published key. Many Net users (but not yet OnLine) publish such keys
on their Web sites or in directories. You then scramble the message
using the public key, and send it. The message can be decoded using
only a matching private key, which only Online would have.
The RSA algorithm is available for use on the Net, or for file
protection, using a program called Pretty Good Privacy, or PGP, whose
inventor, Colorado computer consultant Phil Zimmermann, is a Net
legend. His reward for inventing PGP was not scientific accolade, but
arrest and prosecution by the FBI. For having created PGP, he was
accused of exporting munitions. Charges against Zimmermann were
dropped only last year.
Recognising that there could never be uniform international agreement
to lock away cryptography as nuclear weapons are locked away,
governments and information acquisition agencies have tended instead
to attempt covertly to regulate encryption. This has taken the form
of patent secrecy orders, attacks on research funding, the
undermining of the international standardisation of cryptography, the
harassment of inventors and commercial organisations, and legislative
campaigns to restrict their work.
In the shadows behind these events hide communications intelligence
agencies - the US National Security Agency and Britain's Government
Communications Headquarters (GCHQ). For 50 years, they have harvested
intelligence from monitoring the world's international communications
network. This activity is threatened by large-scale encryption.
Historically, huge codebreaking resources have been used to try to
break the codes of hostile states. But to use the same methods and
resources against the mass of ordinary international communications
would be costly and futile.
The scale of NSA operations is staggering. Tens of billions of
messages are intercepted every year. All international communications
by satellite or undersea cable, and many domestic communications can
be collected by taps or via satellite interception stations. GCHQ's
interception station at Morwenstow near Bude, Cornwall, was built
almost 30 years ago to spy not on the Soviets but on the West's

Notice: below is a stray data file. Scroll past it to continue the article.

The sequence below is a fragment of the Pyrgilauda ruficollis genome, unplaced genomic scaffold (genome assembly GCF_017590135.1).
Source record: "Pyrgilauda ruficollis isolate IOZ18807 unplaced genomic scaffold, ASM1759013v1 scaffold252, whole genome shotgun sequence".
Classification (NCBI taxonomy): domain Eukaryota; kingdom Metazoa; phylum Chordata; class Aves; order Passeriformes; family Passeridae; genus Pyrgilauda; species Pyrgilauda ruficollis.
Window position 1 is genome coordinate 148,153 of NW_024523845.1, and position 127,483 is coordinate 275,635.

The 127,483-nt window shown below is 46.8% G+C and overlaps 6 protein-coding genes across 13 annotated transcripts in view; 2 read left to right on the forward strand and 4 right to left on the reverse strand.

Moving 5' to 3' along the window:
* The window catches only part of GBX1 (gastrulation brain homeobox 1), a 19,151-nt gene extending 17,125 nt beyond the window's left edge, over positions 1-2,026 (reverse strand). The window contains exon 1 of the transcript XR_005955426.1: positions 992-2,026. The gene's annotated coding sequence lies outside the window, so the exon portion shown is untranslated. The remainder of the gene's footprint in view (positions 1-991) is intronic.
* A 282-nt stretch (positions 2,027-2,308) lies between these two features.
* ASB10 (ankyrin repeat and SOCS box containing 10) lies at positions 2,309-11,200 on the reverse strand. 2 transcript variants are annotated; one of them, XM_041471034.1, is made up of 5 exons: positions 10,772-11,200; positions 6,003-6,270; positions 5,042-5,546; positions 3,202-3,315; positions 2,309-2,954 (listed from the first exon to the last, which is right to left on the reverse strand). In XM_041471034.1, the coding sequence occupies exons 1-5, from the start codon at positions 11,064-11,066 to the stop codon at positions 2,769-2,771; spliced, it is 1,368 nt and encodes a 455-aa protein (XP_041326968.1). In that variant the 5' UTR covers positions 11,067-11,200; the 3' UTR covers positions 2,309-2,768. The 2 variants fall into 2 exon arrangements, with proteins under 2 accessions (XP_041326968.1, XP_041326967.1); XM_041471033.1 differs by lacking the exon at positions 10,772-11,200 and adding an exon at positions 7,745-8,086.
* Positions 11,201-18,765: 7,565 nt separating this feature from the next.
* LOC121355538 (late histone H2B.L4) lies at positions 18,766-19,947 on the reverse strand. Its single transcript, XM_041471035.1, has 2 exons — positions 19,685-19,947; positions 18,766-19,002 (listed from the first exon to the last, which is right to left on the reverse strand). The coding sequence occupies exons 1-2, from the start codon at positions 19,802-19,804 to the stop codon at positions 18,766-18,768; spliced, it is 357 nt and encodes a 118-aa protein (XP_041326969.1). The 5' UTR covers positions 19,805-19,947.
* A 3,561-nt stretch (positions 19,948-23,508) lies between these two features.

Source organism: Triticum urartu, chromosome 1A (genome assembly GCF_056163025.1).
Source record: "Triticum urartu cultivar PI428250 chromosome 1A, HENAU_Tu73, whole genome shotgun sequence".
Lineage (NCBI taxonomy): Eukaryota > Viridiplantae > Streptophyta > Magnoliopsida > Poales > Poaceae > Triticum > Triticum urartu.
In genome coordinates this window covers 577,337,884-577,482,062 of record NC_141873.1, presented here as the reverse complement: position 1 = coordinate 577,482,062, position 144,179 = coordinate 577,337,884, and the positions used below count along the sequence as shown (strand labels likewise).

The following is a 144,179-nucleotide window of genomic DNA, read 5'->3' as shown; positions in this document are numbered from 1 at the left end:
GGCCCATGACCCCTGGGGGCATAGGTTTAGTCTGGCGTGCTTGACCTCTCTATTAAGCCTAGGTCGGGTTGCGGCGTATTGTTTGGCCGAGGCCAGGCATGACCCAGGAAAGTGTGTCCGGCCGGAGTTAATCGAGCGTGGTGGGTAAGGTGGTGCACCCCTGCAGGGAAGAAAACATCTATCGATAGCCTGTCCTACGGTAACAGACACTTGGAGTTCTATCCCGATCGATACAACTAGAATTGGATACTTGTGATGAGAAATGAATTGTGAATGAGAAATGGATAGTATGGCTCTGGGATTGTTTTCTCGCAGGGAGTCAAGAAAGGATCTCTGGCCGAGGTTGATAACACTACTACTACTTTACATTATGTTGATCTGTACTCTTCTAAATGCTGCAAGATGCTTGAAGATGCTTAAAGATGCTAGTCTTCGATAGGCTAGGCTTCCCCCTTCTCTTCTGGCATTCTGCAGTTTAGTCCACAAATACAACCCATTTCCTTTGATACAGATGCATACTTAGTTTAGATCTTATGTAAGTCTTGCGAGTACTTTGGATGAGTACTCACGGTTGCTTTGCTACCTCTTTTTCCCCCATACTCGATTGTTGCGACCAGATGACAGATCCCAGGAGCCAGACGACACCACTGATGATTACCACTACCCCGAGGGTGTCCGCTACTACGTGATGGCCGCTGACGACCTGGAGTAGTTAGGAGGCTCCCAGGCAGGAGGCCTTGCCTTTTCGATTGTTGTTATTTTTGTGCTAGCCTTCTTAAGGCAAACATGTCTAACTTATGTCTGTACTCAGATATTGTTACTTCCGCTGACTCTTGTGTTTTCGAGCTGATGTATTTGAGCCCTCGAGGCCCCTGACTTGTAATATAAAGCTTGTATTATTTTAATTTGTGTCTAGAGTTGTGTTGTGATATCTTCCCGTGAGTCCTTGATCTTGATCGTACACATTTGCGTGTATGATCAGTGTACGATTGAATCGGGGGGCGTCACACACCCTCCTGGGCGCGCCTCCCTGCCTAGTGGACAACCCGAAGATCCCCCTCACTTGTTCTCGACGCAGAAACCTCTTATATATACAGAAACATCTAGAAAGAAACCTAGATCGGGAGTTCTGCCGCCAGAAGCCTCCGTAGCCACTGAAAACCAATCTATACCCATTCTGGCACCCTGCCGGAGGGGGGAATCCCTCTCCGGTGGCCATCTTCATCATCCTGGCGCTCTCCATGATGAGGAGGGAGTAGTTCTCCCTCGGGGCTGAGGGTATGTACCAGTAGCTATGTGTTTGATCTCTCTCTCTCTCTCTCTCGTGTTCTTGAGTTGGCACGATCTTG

international communications satellites, Intelsat.
NSA's and GCHQ's electronic tentacles still reach round the world,
and into the heart of Western policy making. Within the DTI, the
director of technology policy and innovation, David Hendon, makes no
secret that a substantial input to his work comes from GCHQ. At the
European Commission, a former official of GCHQ's Communications
Electronic Security Group, David Herson, has been steering EU policy
on information security. Critics such as Ross Anderson, the computer
security specialist based at Cambridge university, have accused them
of being stooges for NSA.
The DTI has hired consultants to summarise the responses to their TTP
proposals, and hope to publish a summary in the autumn, together with
policy proposals. The risk is that officials are still locked into
the same Neanderthal security agenda that once branded the Home
Secretary a subversive threat to the nation.
Advice to ministers trying to understand this most complex part of
the IT brief will need to balance the UK's national economic interest
against the concerns of security officials anxious to maintain the
intelligence service's "special relationship" with the US. Until last
week's events, US attempts to control strong encryption had faced
Three weeks ago, a federal judge in San Francisco ordered the US
government not to take action against Chicago academic Daniel
Bernstein if he published encryption software on the Net. Export
restrictions, said Judge Marilyn Patel, violated Bernstein's
constitutional right to free speech. And US attempts to lobby the
European Union and the OECD into backing an international system of
cryptographic controls have failed. Despite US support from Britain
and France, both organisations have backed and encouraged open use of
cryptography (albeit with qualifications).
The continued campaign against effective cryptography is still being
fuelled by the raising of alarms about the potentially antisocial use
of the Net, including those which Net enthusiasts cynically dub the
"Four Horsemen of the Infocalypse": terrorists, drug traffickers,
paedophiles and organised crime. But the argument is specious.
Forcing honest individuals and companies to turn over their keys or
to use only licensed keys will not prevent criminals from using
strong encryption outside of the mandatory system. Labour's policy,
formulated before the election, had it right : "It is not necessary
to criminalise a large section of the network-using public to control
the activities of a very small minority of law-breakers."
Last year, EU adviser and ex-GCHQ official David Herson was
astonishingly candid about the real reason for playing on
fears about the Net activities of terrorists and paedophiles. "Law
enforcement is a protective shield for all the other governmental
activities," he told two European journalists. "We're talking about
foreign intelligence . . . that's what this is all about. Law
enforcement is a smoke screen."
If New Labour sticks to the policy adopted before the election, it
should have little difficulty reaffirming its view that attempts to
control the use of encryption technology are "wrong in principle,
unworkable in practice, and damaging to the long-term economic value
of the information networks". But if intelligence agency dinosaurs
get their way, they will jeopardise not just personal privacy but the
economic rewards of Net commerce.
The winners will be those countries, such as Germany and many of
those in Asia, that by rule of law or through commercial instinct
stay resistant to NSA's and GCHQ's intelligence imperatives.
[Duncan Campbell is a freelance writer and broadcaster, and not the
Guardian's crime correspondent of the same name]
17 September 1997
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Robert Hettinga ([email protected]), Philodox